DETROIT -- Vice President Joe Biden took the stage Thursday at Netroots Nation, telling an exuberant crowd that the United States has reached an "inflection point" and progressives are needed now more than ever.
In his first-ever appearance at Netroots, the country's largest gathering of progressive activists, Biden said they face a rare opportunity to bend the arc of history. Without them, he said, some of the fundamental principles of the country would be at risk.
"We have probably reached this point in our history three to four times. Things are going to change because the world is changing," Biden said. "What are we going to do? Our hands are on the wheel. We get a chance to bend history just a little bit."
"We have to be crystal clear on what are the fundamental organizing principles we think this democracy rests on," he said. "And fight like hell to make sure those principles are maintained."
Biden offered his list of fundamentals, which included expanding marriage equality, ending workplace discrimination against the lesbian, gay, bisexual and transgender community, and addressing income inequality. Although his speech hit on a number of accomplishments, from ending the wars in Iraq and Afghanistan to pushing the Violence Against Women Act as a senator, it was clear that Biden sees same-sex marriage as a major piece of his legacy.
The vice president recalled endorsing marriage equality during a 2012 appearance on "Meet the Press," before President Barack Obama had taken the same position. He added that the credit belongs not to him, but to the LGBT community and grassroots activists, for moving the ball forward on same-sex marriage.
"I didn't free the LGBT community. What you all did, what they did, was free every straight woman and straight man in this country. They freed us," Biden said.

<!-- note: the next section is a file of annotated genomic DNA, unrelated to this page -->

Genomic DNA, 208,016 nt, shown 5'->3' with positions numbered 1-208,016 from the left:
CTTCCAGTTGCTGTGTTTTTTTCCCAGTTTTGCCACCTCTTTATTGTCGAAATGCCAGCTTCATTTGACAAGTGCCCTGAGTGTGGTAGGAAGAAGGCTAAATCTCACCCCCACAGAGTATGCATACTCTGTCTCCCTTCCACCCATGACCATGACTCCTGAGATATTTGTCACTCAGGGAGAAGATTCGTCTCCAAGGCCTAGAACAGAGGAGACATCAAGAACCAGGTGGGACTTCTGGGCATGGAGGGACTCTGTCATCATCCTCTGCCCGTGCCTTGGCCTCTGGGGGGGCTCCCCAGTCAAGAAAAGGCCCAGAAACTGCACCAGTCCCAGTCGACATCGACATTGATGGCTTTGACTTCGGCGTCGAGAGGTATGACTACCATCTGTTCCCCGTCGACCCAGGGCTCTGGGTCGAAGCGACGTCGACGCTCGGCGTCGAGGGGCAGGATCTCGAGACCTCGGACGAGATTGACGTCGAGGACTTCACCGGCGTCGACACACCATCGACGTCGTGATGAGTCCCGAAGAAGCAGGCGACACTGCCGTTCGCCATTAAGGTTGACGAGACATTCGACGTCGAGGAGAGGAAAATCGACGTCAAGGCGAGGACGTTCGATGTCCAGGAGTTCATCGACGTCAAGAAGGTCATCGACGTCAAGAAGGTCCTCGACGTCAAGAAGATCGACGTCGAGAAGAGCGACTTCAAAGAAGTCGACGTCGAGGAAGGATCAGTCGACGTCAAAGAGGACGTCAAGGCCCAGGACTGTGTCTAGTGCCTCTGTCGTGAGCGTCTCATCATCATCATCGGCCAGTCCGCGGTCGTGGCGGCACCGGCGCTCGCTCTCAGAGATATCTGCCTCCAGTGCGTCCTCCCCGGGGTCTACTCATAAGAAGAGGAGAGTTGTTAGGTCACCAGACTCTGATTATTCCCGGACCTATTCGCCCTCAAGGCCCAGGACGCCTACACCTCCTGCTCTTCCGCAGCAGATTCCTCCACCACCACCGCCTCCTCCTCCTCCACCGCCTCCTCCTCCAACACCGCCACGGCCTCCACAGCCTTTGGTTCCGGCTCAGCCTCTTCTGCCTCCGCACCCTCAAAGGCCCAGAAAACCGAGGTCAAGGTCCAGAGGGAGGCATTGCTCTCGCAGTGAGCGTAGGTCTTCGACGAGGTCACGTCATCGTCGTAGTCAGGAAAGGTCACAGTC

The comment was met with resounding applause by a crowd that frequently erupted into cheers during his speech. But the reception to Biden wasn't universally warm.
Activists with the LGBT rights group GetEqual stood near the front of the room during Biden's entire speech, protesting what they have called "asterisk equality." The group has been a vocal opponent of providing a broad exemption in the proposed Employment Non-Discrimination Act that would allow certain religious and religiously affiliated employers to discriminate on the basis of sexual orientation and gender identity.
Immigration activists, including two staff members from the youth-led group United We Dream, also interrupted Biden's speech, shouting, "Stop deporting our families!" They left the room as the vice president asked them to let him discuss one issue at a time.
Biden's presence at Netroots further stoked speculation that he is eyeing a potential run for president in 2016. It was his second appearance before progressives this week, after he spoke Wednesday to Generation Progress, a youth-focused initiative associated with the Center for American Progress.
If there is to be a candidate Biden, his pitch at Netroots appeared to center on the idea that he has both the passion and the pragmatism to fight for the issues at the top of the progressive agenda. He pointed to his experience stepping in to help resolve conflicts, such as the 2011 payroll tax fight and 2012 fiscal cliff debate, when Congress was at an impasse.
"I'm always Mikey when it comes to negotiating with the House and Senate," Biden said, referring to the child from the iconic Life cereal commercials who got handed the task neither of his brothers wanted.
One of the Democratic Party’s other big stars, Massachusetts Sen. Elizabeth Warren, is slated to speak at Netroots on Friday. Biden took a moment to praise Warren, saying, "She’s first rate. She’s a solid person."
Former Secretary of State Hillary Clinton declined an invitation to appear at Netroots. But Ready for Hillary, a pro-Clinton group laying the groundwork for her potential presidential bid, is participating in the event and hosting a party for its attendees.
Ready for Warren, a band of activists trying to convince the senator to run for president, is also at Netroots and plans to use the four-day gathering to build momentum around a possible campaign. Obama spoke at the event in 2007, along with several other Democratic presidential candidates at the time.
Although Biden is regarded as a viable candidate for 2016, his detractors often point to his tendency to go off script as a potential liability. On Thursday, the vice president took a jab at the media for dubbing him gaffe-prone.
"I could almost hear the press salivating: 'Will Joe be Joe today?'" Biden said. "I make no apologies. None."
It was perhaps the biggest applause line of his speech.
Amanda Terkel contributed reporting.